Whether you want to take a break from shopping to refuel with an inexpensive bite, line your stomach before hitting the local bars (or soak up the damage afterwards), or embark on a full food crawl, there are plenty of cheap eats in the neighborhood. Feast on everything from cult slices and hot dogs to superlative slow-roasted pork for less than $15.
RECOMMENDED: The best cheap eats in NYC
Blue Smoke alum Amanda Beame dishes out at Southern classics updated with sustainable ingredients at this homestyle eatery. On the menu: fried free-range chicken, Hudson Valley collard greens and pimento cheese sandwiches. The simple 17-seat space features an L-shaped reclaimed-wood bar and exposed brick.
Surely, there’s no more cultured a substitute for a grilled cheese sandwich than a piping-hot arepa filled with juayanes, a handmade cheese. This endearing spot, with flower-patterned, vinyl-covered tables, zaps you straight to Caracas. The secret is in the arepas themselves: Each patty is made from scratch daily. The pitalike pockets are stuffed
with a choice of 18 fillings, like chicken and avocado or mushrooms with tofu. Top off your snack with a cocada, a thick and creamy milk shake made with freshly grated coconut and cinnamon.
Relive your high-school stoner days, when you were broke and bored and nothing could satisfy those wicked 2am munchies like a hot dog wrapped in bacon and topped with cheese and a fried egg. Crif’s snappy deep-fried or grilled dogs have a cult following among tube-steak aficionados who swarm the joint at all hours for combos like the Spicy Redneck (bacon-wrapped and covered in chili, coleslaw and jalapeños) and the Chihuahua (bacon-wrapped with sour cream and avocado). You’ll also get gooey waffle fries and excellent root-beer floats, and for girls there are Crif-Dog souvenir thong panties, with a giant hot dog on the front that reads “Eat Me.”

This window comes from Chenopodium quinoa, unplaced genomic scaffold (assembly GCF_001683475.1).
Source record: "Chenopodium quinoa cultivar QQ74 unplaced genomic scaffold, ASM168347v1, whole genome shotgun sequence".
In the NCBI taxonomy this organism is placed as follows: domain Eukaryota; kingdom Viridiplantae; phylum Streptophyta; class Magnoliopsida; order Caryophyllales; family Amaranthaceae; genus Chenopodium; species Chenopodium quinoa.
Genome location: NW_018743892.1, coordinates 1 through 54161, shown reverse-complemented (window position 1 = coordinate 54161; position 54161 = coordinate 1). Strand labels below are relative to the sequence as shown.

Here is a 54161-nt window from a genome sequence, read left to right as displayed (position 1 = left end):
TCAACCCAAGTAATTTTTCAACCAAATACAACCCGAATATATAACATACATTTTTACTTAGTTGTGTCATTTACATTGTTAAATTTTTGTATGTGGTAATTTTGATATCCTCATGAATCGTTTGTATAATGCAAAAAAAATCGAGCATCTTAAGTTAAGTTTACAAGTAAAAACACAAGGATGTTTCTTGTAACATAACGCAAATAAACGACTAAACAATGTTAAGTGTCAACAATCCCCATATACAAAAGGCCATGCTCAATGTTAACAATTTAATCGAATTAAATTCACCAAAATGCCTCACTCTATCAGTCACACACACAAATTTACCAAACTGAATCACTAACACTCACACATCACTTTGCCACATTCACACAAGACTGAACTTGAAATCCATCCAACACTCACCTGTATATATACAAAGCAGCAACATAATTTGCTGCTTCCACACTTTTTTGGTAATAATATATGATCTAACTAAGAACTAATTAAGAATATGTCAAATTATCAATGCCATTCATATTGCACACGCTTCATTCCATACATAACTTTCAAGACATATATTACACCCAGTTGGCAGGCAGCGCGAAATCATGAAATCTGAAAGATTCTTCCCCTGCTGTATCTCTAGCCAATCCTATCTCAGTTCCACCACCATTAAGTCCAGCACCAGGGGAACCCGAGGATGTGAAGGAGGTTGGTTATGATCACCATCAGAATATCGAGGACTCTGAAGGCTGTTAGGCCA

You’ll get three meals out of a night at this sizzling Philadelphia import—the one you ordered and enough leftovers for lunch and dinner the next day. The only thing bigger than the portions is the sheer spice; the menu is scrupulously ranked on a heat scale, from tolerably tingly to five-alarm mouth fire. Offset fierce, springy dan dan noodles tangled around nubs of minced pork ($7.95) and batter-fried dry-pepper chicken wings ($9.95) with cooling reprieves like scallion pancakes ($3.55) or pork-charged pickled vegetables ($6.95).
The $55 tasting menu at this Basque-inspired restaurant is reasonable for a wild night on the AmEx, but it’s really all about the $8 tortilla española, or their $8 version of patates bravas (dubbed “bravioli” for its aioli garnish). Also, where else can you find mussels escabeche (that is, marinated in an lemon and herbs) for $10? Probably in some tiny tapacieria in the Basque country.
If you want to know how good hummus should taste, check out this slender East Village restaurant (there are two more locations, one in the West Village and one on the Upper West Side). We’re particularly fond of the supersmooth traditional hummus. It’s rich enough to be called “vegetarian chopped liver” and comes with a smart selection of condiments including pickles, olives, raw onion and chewy, bubbly pita for scooping.